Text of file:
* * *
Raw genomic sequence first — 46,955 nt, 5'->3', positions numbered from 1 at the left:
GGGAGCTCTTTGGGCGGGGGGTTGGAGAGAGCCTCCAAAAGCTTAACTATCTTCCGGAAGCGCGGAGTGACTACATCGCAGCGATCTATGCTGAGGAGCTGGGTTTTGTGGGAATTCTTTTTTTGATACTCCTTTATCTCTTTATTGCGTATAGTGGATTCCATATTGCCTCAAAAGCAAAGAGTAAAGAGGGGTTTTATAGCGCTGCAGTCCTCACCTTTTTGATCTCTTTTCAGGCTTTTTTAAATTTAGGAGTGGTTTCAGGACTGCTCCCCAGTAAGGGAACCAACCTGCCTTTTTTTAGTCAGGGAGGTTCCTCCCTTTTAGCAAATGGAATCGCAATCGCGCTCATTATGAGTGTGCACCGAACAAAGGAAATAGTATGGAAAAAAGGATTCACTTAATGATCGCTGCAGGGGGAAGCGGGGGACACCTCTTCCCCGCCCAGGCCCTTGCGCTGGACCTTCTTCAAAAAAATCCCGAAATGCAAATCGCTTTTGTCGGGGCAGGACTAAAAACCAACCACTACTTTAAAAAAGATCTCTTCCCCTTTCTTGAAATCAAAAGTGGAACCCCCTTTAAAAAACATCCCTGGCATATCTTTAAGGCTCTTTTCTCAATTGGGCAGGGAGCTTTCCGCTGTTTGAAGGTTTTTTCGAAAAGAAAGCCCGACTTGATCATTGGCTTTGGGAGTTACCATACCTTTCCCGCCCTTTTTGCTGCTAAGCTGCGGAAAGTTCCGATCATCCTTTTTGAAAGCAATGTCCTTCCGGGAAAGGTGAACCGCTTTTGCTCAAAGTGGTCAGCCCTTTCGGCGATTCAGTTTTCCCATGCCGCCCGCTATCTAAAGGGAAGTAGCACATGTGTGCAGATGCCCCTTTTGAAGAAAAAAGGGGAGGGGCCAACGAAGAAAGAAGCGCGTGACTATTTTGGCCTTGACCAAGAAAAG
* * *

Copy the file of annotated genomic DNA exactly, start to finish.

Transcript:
Raw genomic sequence first — 46,955 nt, 5'->3', positions numbered from 1 at the left:
GGGAGCTCTTTGGGCGGGGGGTTGGAGAGAGCCTCCAAAAGCTTAACTATCTTCCGGAAGCGCGGAGTGACTACATCGCAGCGATCTATGCTGAGGAGCTGGGTTTTGTGGGAATTCTTTTTTTGATACTCCTTTATCTCTTTATTGCGTATAGTGGATTCCATATTGCCTCAAAAGCAAAGAGTAAAGAGGGGTTTTATAGCGCTGCAGTCCTCACCTTTTTGATCTCTTTTCAGGCTTTTTTAAATTTAGGAGTGGTTTCAGGACTGCTCCCCAGTAAGGGAACCAACCTGCCTTTTTTTAGTCAGGGAGGTTCCTCCCTTTTAGCAAATGGAATCGCAATCGCGCTCATTATGAGTGTGCACCGAACAAAGGAAATAGTATGGAAAAAAGGATTCACTTAATGATCGCTGCAGGGGGAAGCGGGGGACACCTCTTCCCCGCCCAGGCCCTTGCGCTGGACCTTCTTCAAAAAAATCCCGAAATGCAAATCGCTTTTGTCGGGGCAGGACTAAAAACCAACCACTACTTTAAAAAAGATCTCTTCCCCTTTCTTGAAATCAAAAGTGGAACCCCCTTTAAAAAACATCCCTGGCATATCTTTAAGGCTCTTTTCTCAATTGGGCAGGGAGCTTTCCGCTGTTTGAAGGTTTTTTCGAAAAGAAAGCCCGACTTGATCATTGGCTTTGGGAGTTACCATACCTTTCCCGCCCTTTTTGCTGCTAAGCTGCGGAAAGTTCCGATCATCCTTTTTGAAAGCAATGTCCTTCCGGGAAAGGTGAACCGCTTTTGCTCAAAGTGGTCAGCCCTTTCGGCGATTCAGTTTTCCCATGCCGCCCGCTATCTAAAGGGAAGTAGCACATGTGTGCAGATGCCCCTTTTGAAGAAAAAAGGGGAGGGGCCAACGAAGAAAGAAGCGCGTGACTATTTTGGCCTTGACCAAGAAAAG